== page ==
A Time of Dread ended on a dire note, and the story here picks up shortly after that ending. I won’t say much about it though, for fear of spoilers. Our heroes have just escaped from the clutches of the Kadoshim and… other vile creatures. It is a tense and poignant opening as not all of them made it, but the title is not A Time of Bunnies, and for good reason. The survivors are racing to warn the forces at Dun Seren of the imminent danger, but they first have to outrun their pursuers.The Banished Lands is a hard place to survive in, and it will become much harder before the end of this story.

I have mentioned many a time that characterization is king for me, and Gwynne is a master of the art, once more expanding the list of characters I love and making me feel like a part of the family. I would fight for them. I would live for them. I would die for them. That right there feels like it encapsulates the cornerstone of his writing and the stories he tells. These characters would do anything for each other. Family, love, friendship, loyalty, honour, truth and courage - these are the foundations of their being and the stories Mr Gwynne writes.

While the story is told through the eyes of the protagonists once again, this time we get to experience an antagonist's viewpoint as well. It adds a very interesting counterpoint as we explore this person's motivations, and is an inspired decision on the author’s part, adding another layer to the story of good versus evil. Drem, who is on the autism spectrum, is the standout for me though. He has come so far since the first book and is developing into a marvelous character.

A Time of Blood is definitely a faster read than its predecessor, not wasting time getting things going, the action punching its claws in early on and never really releasing it’s grip with brisk pacing and succinct writing. The fighting, the battles, duels - the author is singular in his writing where these are concerned. If you have not yet read a John Gwynne battle scene, then you are missing out on an exhibition of genius. A Time of Blood lives up to its name with numerous scenes that will have you holding your breath. There is a particular large scale battle at the end of this one though that is etched in my memory. With every moment impactful, gripping you in the tense life or death atmosphere accompanying the jarring of blades, axes, hammers; the bone-crunching confrontations, the eviscerating slices, bludgeonings, puncturing stabs and hair raising wails, the rending of flesh by ragged edged claw and razor sharp fang, howls and roars reverberating through the air, the dread of malicious, preternatural creatures approaching out of the murky, malevolent blackness. Every moment has been portrayed in exquisite, heart-stopping detail.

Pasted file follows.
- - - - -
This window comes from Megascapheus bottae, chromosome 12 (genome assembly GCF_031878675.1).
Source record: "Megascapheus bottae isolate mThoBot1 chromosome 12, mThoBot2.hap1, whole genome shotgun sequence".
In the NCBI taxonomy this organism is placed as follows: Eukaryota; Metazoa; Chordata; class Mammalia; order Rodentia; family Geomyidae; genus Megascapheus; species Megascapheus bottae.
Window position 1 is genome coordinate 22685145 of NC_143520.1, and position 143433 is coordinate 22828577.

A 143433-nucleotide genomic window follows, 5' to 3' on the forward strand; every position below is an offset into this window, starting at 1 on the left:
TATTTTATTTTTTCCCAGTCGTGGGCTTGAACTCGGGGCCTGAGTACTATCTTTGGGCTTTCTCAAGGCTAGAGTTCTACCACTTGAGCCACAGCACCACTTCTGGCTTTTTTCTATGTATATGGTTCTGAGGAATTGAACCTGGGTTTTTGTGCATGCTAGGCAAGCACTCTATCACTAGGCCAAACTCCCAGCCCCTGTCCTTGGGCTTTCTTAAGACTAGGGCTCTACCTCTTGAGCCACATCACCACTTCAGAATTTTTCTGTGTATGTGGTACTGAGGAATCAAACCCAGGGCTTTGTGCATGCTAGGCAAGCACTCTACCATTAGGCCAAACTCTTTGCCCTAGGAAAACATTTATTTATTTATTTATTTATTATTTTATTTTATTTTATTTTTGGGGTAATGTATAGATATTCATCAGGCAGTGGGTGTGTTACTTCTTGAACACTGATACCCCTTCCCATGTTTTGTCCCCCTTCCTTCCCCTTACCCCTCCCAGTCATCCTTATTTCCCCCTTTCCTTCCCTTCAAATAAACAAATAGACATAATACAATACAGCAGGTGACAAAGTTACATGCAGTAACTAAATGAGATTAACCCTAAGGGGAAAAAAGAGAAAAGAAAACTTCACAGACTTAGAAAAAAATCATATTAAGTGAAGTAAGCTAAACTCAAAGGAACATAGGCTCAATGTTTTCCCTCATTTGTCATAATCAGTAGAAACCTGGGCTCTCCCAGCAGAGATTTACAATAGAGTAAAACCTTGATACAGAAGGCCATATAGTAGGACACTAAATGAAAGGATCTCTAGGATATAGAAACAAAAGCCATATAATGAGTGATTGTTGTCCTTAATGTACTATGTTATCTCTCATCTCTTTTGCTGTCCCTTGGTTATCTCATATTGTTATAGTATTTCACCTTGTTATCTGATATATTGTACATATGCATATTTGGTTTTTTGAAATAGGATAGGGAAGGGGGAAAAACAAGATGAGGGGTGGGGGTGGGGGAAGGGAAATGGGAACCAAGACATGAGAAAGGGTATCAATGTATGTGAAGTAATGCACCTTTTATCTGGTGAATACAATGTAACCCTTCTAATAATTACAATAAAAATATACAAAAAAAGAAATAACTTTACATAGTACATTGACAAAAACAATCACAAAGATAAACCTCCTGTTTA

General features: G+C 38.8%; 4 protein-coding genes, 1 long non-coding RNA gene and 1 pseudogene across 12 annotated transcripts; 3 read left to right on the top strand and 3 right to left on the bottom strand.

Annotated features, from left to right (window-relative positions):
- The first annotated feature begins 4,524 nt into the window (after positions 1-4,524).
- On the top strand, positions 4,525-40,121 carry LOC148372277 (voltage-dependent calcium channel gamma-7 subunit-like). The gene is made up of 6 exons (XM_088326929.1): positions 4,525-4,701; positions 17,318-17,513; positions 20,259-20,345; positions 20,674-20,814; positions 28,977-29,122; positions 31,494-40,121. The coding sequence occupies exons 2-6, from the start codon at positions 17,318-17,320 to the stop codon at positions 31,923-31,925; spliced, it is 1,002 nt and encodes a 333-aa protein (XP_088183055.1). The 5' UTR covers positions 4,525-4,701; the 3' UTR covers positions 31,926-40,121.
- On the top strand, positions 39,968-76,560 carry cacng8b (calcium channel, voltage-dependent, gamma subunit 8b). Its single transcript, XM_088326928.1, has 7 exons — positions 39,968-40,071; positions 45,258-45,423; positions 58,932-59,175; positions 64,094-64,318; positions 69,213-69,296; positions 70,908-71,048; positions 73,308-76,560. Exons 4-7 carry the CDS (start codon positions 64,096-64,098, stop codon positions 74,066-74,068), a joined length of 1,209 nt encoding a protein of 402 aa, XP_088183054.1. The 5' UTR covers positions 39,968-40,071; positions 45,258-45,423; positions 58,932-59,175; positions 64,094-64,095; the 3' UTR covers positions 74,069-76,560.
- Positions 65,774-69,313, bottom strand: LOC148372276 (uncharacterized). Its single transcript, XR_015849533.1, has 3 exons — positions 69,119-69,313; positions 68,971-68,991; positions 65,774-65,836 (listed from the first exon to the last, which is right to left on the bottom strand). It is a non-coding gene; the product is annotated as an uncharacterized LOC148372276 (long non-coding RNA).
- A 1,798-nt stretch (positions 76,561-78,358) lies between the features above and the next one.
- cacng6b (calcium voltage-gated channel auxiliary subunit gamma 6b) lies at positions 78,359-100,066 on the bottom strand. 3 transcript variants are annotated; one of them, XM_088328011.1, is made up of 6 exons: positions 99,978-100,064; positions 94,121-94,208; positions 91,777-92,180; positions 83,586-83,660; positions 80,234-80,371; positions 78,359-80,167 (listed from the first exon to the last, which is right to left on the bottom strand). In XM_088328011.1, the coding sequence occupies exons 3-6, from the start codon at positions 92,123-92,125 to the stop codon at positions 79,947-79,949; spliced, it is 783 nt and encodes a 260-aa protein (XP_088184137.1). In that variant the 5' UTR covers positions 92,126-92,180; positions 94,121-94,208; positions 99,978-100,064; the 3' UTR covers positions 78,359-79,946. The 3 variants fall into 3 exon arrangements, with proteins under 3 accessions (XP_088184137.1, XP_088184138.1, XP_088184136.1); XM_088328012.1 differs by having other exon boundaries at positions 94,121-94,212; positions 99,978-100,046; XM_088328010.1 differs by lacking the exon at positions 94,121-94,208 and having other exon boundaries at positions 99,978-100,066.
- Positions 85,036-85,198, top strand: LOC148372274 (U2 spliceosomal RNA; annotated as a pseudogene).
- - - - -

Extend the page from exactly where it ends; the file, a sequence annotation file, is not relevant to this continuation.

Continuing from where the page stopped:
I had this plan to take my time and savour the story, stretching out the experience as long as possible. As with the best laid plans though… I felt like I had hardly started before only a few pages were left in my hand, the end in sight, and the wait for the final book on the horizon. That is how it always goes with the very best books though, right? They tend to be a double-edged sword. On the one hand, you long to get a chance to read them, and then the time finally arrives, bringing the ineffable euphoria of visiting a world and characters you want to stay with forever. On the other hand you cannot help but inhale the tale, you want to know how this ends, the pages turned in the blink of an eye, the book done and that sad sense of longing for more returned.

We are lovers of stories though. These may be our burdens, but they won't keep us away. When a Time of Courage arrives, I will be waiting in line with the rest of you.

Truth and courage!
Eon Van Aswegen, 9/10

8/10 Bigger, bolder, bloodier featuring incredible scenes that are cinematic and deadly.

Reviews by and Eon Van Aswegen

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8.4/10 from 1 reviews